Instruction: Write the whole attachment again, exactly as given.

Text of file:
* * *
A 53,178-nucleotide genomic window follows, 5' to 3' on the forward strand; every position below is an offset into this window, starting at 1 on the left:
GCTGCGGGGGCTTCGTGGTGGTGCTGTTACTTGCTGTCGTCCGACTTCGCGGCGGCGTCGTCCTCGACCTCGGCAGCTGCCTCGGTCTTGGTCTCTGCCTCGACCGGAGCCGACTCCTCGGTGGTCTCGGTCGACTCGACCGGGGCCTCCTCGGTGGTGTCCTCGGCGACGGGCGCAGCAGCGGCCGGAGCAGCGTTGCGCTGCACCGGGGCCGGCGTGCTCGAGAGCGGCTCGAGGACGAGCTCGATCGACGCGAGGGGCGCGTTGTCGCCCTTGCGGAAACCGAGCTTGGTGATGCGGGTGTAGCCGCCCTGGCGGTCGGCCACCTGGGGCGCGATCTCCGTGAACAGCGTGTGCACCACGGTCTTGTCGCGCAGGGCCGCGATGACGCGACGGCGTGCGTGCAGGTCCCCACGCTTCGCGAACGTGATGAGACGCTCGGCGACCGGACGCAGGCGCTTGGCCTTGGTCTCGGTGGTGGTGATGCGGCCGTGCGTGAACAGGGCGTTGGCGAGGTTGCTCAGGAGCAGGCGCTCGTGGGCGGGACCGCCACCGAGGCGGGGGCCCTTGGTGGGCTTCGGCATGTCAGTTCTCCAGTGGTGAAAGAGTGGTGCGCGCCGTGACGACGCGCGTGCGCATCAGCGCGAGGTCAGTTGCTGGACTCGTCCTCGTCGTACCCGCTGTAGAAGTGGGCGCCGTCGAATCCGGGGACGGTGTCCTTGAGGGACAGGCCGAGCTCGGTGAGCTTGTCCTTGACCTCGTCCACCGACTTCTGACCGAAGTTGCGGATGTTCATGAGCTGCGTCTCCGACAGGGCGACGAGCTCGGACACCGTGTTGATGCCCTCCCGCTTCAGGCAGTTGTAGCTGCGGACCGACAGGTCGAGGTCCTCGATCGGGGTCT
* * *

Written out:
A 53,178-nucleotide genomic window follows, 5' to 3' on the forward strand; every position below is an offset into this window, starting at 1 on the left:
GCTGCGGGGGCTTCGTGGTGGTGCTGTTACTTGCTGTCGTCCGACTTCGCGGCGGCGTCGTCCTCGACCTCGGCAGCTGCCTCGGTCTTGGTCTCTGCCTCGACCGGAGCCGACTCCTCGGTGGTCTCGGTCGACTCGACCGGGGCCTCCTCGGTGGTGTCCTCGGCGACGGGCGCAGCAGCGGCCGGAGCAGCGTTGCGCTGCACCGGGGCCGGCGTGCTCGAGAGCGGCTCGAGGACGAGCTCGATCGACGCGAGGGGCGCGTTGTCGCCCTTGCGGAAACCGAGCTTGGTGATGCGGGTGTAGCCGCCCTGGCGGTCGGCCACCTGGGGCGCGATCTCCGTGAACAGCGTGTGCACCACGGTCTTGTCGCGCAGGGCCGCGATGACGCGACGGCGTGCGTGCAGGTCCCCACGCTTCGCGAACGTGATGAGACGCTCGGCGACCGGACGCAGGCGCTTGGCCTTGGTCTCGGTGGTGGTGATGCGGCCGTGCGTGAACAGGGCGTTGGCGAGGTTGCTCAGGAGCAGGCGCTCGTGGGCGGGACCGCCACCGAGGCGGGGGCCCTTGGTGGGCTTCGGCATGTCAGTTCTCCAGTGGTGAAAGAGTGGTGCGCGCCGTGACGACGCGCGTGCGCATCAGCGCGAGGTCAGTTGCTGGACTCGTCCTCGTCGTACCCGCTGTAGAAGTGGGCGCCGTCGAATCCGGGGACGGTGTCCTTGAGGGACAGGCCGAGCTCGGTGAGCTTGTCCTTGACCTCGTCCACCGACTTCTGACCGAAGTTGCGGATGTTCATGAGCTGCGTCTCCGACAGGGCGACGAGCTCGGACACCGTGTTGATGCCCTCCCGCTTCAGGCAGTTGTAGCTGCGGACCGACAGGTCGAGGTCCTCGATCGGGGTCT